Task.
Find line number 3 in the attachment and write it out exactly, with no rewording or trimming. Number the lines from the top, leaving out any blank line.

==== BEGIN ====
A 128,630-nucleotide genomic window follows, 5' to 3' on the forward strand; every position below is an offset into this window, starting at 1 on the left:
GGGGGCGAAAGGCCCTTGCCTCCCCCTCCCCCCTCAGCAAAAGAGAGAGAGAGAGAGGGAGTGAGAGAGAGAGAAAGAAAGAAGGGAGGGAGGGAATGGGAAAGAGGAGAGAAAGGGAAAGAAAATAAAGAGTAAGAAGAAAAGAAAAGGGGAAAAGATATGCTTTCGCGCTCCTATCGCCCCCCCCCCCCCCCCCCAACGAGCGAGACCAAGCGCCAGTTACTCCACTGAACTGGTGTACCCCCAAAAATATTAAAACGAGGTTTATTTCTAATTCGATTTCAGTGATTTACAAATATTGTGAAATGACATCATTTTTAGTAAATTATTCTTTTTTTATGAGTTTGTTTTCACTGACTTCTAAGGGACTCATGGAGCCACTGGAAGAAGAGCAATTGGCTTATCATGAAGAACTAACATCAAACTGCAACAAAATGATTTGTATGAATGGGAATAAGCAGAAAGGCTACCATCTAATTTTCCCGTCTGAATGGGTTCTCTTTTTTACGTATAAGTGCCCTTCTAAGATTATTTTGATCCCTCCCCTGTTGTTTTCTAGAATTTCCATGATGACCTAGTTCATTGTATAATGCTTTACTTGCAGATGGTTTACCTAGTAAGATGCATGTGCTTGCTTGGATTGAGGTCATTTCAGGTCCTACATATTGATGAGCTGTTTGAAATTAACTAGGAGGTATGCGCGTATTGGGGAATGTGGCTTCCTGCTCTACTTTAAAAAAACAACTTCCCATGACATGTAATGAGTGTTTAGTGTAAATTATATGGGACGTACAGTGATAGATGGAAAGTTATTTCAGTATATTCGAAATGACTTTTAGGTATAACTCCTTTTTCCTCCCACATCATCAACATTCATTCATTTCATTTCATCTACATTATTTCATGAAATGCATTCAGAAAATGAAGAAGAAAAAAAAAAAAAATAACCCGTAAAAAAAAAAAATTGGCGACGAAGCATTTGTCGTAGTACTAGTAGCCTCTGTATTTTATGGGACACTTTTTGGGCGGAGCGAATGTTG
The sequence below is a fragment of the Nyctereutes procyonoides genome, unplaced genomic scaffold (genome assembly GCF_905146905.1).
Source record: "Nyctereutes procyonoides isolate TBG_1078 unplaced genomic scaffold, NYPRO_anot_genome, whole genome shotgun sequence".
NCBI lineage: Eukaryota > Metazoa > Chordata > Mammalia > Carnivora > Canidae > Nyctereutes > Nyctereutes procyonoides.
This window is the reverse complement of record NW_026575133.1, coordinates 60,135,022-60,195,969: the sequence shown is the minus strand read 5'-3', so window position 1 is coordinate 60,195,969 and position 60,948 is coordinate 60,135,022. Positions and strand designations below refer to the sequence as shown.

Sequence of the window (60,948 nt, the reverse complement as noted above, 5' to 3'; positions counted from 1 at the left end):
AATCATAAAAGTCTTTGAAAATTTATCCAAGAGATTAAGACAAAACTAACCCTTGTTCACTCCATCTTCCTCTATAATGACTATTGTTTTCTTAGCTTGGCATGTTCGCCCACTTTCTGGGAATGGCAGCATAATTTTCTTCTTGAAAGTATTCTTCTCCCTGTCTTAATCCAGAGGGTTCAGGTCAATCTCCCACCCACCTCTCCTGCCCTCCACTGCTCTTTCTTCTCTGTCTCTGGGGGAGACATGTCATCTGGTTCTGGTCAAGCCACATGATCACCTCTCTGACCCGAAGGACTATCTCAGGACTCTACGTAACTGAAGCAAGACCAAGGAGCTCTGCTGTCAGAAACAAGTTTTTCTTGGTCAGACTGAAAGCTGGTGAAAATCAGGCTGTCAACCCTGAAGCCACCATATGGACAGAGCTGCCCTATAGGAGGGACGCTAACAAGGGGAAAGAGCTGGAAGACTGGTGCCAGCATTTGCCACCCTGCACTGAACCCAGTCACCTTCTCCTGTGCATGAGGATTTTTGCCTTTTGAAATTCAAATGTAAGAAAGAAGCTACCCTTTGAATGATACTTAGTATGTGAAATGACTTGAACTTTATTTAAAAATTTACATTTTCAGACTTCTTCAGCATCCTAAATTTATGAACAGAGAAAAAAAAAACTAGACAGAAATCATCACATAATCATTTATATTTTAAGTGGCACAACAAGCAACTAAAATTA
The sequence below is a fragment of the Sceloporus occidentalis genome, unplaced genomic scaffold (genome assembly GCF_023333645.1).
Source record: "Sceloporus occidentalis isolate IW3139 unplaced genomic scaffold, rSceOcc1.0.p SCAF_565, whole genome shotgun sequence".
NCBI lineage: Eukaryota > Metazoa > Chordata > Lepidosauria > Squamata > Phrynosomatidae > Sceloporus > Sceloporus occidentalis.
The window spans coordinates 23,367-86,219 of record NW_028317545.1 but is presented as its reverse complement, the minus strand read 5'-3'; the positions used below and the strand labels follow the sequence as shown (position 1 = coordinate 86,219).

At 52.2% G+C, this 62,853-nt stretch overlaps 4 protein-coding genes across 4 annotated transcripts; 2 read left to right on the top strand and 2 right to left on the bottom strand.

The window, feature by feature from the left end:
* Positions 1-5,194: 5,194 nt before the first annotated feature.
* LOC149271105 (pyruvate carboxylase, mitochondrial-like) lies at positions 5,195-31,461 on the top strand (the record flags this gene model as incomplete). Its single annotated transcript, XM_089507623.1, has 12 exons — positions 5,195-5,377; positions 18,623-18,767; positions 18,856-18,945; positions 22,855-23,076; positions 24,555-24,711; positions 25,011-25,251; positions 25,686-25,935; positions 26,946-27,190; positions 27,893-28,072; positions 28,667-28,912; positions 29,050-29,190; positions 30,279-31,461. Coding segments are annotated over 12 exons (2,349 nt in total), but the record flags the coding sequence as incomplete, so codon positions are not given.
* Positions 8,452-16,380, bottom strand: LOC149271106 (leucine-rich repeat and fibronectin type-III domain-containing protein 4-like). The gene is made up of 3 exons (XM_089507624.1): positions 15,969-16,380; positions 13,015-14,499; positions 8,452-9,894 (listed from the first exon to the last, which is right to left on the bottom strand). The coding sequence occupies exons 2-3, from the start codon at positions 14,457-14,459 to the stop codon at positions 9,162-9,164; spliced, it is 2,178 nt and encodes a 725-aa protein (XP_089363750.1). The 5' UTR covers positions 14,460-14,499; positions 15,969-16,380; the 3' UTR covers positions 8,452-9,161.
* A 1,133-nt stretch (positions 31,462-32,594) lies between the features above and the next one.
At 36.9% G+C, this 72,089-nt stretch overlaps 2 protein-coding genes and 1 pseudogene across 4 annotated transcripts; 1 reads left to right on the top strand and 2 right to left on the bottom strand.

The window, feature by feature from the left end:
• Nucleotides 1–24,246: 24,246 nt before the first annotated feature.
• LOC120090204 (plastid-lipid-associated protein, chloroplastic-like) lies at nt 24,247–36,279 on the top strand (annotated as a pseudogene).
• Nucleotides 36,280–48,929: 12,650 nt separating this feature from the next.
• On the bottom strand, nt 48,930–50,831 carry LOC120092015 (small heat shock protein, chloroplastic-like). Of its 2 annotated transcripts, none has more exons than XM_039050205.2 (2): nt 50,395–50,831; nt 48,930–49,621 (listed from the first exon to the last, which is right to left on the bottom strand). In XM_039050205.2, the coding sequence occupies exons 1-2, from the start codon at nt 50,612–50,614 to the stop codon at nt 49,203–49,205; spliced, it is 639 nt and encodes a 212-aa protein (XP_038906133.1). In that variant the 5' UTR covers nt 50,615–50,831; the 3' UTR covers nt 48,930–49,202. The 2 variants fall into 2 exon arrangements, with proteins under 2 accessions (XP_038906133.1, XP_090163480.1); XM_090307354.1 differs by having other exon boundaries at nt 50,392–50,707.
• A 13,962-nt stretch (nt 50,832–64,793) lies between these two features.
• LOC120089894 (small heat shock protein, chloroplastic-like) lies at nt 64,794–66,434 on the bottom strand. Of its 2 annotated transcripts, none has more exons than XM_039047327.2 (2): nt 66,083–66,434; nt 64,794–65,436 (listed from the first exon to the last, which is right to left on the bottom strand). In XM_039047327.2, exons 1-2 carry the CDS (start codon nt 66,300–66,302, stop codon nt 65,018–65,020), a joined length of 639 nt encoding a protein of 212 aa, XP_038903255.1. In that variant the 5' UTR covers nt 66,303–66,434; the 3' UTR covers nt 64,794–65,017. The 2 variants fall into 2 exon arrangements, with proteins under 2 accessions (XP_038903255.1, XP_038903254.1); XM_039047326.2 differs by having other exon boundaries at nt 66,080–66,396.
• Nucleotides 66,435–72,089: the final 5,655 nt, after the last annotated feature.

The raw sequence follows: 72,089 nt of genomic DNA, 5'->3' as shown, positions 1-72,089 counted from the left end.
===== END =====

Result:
The sequence below is a fragment of the Nyctereutes procyonoides genome, unplaced genomic scaffold (genome assembly GCF_905146905.1).